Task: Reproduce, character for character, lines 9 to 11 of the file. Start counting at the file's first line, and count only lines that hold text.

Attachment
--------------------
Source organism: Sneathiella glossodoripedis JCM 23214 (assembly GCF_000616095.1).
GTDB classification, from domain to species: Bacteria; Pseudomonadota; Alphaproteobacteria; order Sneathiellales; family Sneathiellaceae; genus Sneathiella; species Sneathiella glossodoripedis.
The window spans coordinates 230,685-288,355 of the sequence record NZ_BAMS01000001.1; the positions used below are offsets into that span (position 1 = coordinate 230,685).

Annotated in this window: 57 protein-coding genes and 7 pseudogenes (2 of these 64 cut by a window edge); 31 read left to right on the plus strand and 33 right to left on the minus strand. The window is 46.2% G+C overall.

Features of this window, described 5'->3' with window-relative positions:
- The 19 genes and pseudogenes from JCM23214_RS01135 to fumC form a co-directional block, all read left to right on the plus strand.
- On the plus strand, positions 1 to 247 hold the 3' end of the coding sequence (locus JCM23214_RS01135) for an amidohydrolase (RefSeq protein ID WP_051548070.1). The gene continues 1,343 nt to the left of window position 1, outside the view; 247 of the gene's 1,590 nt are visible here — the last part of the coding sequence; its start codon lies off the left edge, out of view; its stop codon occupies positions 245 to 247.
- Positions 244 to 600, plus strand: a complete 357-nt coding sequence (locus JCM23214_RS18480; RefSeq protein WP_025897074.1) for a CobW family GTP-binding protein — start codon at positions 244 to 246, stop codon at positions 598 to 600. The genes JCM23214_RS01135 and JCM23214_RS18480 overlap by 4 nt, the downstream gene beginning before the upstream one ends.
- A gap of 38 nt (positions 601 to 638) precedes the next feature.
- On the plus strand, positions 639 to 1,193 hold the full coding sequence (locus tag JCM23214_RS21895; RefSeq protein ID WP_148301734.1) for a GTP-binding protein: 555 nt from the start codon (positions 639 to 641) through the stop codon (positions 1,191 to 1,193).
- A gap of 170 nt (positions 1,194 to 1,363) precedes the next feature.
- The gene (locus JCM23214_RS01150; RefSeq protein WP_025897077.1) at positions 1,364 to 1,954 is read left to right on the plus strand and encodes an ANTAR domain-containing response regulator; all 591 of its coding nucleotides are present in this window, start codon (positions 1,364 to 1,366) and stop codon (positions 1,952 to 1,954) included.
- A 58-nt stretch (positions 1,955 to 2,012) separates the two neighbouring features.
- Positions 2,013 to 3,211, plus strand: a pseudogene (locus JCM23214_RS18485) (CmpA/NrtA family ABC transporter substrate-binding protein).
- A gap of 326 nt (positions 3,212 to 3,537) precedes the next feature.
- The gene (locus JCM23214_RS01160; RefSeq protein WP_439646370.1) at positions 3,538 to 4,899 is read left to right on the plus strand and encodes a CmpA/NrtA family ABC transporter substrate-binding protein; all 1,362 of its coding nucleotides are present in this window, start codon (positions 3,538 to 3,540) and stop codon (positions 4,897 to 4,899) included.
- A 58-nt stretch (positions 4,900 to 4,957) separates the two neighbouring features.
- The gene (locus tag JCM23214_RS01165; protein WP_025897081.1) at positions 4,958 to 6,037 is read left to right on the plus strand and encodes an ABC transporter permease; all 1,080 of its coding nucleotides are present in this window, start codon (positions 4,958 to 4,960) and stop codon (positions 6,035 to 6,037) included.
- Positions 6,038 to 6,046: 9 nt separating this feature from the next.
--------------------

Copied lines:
- A gap of 38 nt (positions 601 to 638) precedes the next feature.
- On the plus strand, positions 639 to 1,193 hold the full coding sequence (locus tag JCM23214_RS21895; RefSeq protein ID WP_148301734.1) for a GTP-binding protein: 555 nt from the start codon (positions 639 to 641) through the stop codon (positions 1,191 to 1,193).
- A gap of 170 nt (positions 1,194 to 1,363) precedes the next feature.